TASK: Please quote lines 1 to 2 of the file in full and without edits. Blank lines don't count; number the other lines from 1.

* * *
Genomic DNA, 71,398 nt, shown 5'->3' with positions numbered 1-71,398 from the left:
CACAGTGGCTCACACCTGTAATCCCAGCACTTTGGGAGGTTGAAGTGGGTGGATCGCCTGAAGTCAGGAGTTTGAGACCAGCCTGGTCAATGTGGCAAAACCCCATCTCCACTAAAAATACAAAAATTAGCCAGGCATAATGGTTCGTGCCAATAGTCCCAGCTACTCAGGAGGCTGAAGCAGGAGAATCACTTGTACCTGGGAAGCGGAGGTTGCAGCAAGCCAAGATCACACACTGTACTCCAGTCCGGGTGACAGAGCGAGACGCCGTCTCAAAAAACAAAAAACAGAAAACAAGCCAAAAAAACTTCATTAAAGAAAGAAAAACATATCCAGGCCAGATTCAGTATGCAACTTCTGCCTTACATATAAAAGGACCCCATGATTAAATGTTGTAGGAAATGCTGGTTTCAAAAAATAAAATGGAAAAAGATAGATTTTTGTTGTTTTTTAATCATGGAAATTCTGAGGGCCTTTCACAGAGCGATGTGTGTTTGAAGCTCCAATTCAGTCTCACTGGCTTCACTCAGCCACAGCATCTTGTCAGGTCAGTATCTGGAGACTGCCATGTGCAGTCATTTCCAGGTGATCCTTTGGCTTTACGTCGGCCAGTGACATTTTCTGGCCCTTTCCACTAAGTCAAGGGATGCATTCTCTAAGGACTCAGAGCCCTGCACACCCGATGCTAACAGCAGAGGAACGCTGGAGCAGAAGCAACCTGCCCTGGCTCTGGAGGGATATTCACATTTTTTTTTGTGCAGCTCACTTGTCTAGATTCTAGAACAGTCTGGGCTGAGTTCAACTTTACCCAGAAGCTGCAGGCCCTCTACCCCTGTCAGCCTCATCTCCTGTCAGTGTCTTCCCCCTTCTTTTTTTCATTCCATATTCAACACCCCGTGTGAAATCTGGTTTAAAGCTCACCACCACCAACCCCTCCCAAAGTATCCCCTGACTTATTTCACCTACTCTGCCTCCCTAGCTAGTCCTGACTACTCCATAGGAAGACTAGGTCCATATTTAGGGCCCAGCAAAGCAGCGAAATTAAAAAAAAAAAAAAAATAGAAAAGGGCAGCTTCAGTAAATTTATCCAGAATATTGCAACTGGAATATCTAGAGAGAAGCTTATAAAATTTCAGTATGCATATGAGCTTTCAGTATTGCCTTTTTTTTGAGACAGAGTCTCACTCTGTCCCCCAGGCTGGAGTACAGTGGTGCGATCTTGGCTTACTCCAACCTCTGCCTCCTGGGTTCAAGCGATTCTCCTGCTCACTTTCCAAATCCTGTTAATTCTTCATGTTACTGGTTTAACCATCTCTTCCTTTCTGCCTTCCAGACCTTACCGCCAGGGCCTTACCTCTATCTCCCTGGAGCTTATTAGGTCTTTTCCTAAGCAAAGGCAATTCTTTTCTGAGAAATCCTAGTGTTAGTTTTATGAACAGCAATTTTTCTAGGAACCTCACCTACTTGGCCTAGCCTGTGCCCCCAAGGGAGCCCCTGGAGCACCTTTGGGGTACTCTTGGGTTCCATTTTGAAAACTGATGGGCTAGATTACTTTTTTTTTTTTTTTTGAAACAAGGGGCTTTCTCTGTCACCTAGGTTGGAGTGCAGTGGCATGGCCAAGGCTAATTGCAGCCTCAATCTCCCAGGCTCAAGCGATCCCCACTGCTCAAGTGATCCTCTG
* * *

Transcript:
Genomic DNA, 71,398 nt, shown 5'->3' with positions numbered 1-71,398 from the left:
CACAGTGGCTCACACCTGTAATCCCAGCACTTTGGGAGGTTGAAGTGGGTGGATCGCCTGAAGTCAGGAGTTTGAGACCAGCCTGGTCAATGTGGCAAAACCCCATCTCCACTAAAAATACAAAAATTAGCCAGGCATAATGGTTCGTGCCAATAGTCCCAGCTACTCAGGAGGCTGAAGCAGGAGAATCACTTGTACCTGGGAAGCGGAGGTTGCAGCAAGCCAAGATCACACACTGTACTCCAGTCCGGGTGACAGAGCGAGACGCCGTCTCAAAAAACAAAAAACAGAAAACAAGCCAAAAAAACTTCATTAAAGAAAGAAAAACATATCCAGGCCAGATTCAGTATGCAACTTCTGCCTTACATATAAAAGGACCCCATGATTAAATGTTGTAGGAAATGCTGGTTTCAAAAAATAAAATGGAAAAAGATAGATTTTTGTTGTTTTTTAATCATGGAAATTCTGAGGGCCTTTCACAGAGCGATGTGTGTTTGAAGCTCCAATTCAGTCTCACTGGCTTCACTCAGCCACAGCATCTTGTCAGGTCAGTATCTGGAGACTGCCATGTGCAGTCATTTCCAGGTGATCCTTTGGCTTTACGTCGGCCAGTGACATTTTCTGGCCCTTTCCACTAAGTCAAGGGATGCATTCTCTAAGGACTCAGAGCCCTGCACACCCGATGCTAACAGCAGAGGAACGCTGGAGCAGAAGCAACCTGCCCTGGCTCTGGAGGGATATTCACATTTTTTTTTGTGCAGCTCACTTGTCTAGATTCTAGAACAGTCTGGGCTGAGTTCAACTTTACCCAGAAGCTGCAGGCCCTCTACCCCTGTCAGCCTCATCTCCTGTCAGTGTCTTCCCCCTTCTTTTTTTCATTCCATATTCAACACCCCGTGTGAAATCTGGTTTAAAGCTCACCACCACCAACCCCTCCCAAAGTATCCCCTGACTTATTTCACCTACTCTGCCTCCCTAGCTAGTCCTGACTACTCCATAGGAAGACTAGGTCCATATTTAGGGCCCAGCAAAGCAGCGAAATTAAAAAAAAAAAAAAAATAGAAAAGGGCAGCTTCAGTAAATTTATCCAGAATATTGCAACTGGAATATCTAGAGAGAAGCTTATAAAATTTCAGTATGCATATGAGCTTTCAGTATTGCCTTTTTTTTGAGACAGAGTCTCACTCTGTCCCCCAGGCTGGAGTACAGTGGTGCGATCTTGGCTTACTCCAACCTCTGCCTCCTGGGTTCAAGCGATTCTCCTGCTCACTTTCCAAATCCTGTTAATTCTTCATGTTACTGGTTTAACCATCTCTTCCTTTCTGCCTTCCAGACCTTACCGCCAGGGCCTTACCTCTATCTCCCTGGAGCTTATTAGGTCTTTTCCTAAGCAAAGGCAATTCTTTTCTGAGAAATCCTAGTGTTAGTTTTATGAACAGCAATTTTTCTAGGAACCTCACCTACTTGGCCTAGCCTGTGCCCCCAAGGGAGCCCCTGGAGCACCTTTGGGGTACTCTTGGGTTCCATTTTGAAAACTGATGGGCTAGATTACTTTTTTTTTTTTTTTTGAAACAAGGGGCTTTCTCTGTCACCTAGGTTGGAGTGCAGTGGCATGGCCAAGGCTAATTGCAGCCTCAATCTCCCAGGCTCAAGCGATCCCCACTGCTCAAGTGATCCTCTG